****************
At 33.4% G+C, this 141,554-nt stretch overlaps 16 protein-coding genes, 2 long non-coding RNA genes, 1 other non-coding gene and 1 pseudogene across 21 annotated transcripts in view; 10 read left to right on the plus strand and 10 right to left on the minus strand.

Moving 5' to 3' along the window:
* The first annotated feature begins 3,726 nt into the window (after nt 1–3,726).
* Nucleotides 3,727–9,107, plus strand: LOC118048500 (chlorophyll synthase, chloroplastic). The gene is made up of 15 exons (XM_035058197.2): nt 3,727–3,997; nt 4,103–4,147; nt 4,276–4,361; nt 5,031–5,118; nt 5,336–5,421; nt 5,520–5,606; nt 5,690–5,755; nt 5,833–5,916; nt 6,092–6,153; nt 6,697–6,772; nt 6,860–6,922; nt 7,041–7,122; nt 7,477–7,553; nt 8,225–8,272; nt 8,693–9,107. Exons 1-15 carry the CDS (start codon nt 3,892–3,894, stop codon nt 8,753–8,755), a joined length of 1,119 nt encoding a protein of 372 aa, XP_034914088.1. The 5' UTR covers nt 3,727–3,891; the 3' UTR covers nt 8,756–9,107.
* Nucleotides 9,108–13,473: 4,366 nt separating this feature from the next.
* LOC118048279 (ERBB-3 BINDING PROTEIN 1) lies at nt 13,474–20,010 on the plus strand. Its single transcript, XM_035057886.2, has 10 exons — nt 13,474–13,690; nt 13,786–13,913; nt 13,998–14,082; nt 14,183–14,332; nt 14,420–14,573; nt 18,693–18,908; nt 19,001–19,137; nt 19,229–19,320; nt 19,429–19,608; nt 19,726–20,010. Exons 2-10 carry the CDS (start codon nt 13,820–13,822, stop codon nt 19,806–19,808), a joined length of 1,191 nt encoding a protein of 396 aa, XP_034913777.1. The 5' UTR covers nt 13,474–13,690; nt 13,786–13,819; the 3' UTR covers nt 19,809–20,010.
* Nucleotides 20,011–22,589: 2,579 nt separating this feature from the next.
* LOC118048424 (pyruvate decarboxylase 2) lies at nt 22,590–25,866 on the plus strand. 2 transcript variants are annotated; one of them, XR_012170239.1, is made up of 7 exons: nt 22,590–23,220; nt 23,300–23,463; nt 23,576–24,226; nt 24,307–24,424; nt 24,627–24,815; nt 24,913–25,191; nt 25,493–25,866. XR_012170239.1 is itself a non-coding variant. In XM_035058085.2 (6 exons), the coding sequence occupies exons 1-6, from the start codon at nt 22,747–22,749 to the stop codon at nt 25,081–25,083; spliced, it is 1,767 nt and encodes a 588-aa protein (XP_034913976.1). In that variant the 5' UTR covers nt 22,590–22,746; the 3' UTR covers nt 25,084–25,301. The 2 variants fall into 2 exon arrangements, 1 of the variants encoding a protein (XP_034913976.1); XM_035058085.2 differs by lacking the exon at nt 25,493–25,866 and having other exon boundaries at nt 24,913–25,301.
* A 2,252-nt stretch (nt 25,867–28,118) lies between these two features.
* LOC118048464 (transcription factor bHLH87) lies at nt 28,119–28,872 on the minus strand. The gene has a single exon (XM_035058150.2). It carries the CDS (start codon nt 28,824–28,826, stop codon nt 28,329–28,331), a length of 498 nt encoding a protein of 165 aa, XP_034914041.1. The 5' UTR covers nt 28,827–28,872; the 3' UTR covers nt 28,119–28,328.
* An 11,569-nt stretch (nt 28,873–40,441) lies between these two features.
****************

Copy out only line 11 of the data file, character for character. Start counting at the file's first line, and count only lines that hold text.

* An 11,569-nt stretch (nt 28,873–40,441) lies between these two features.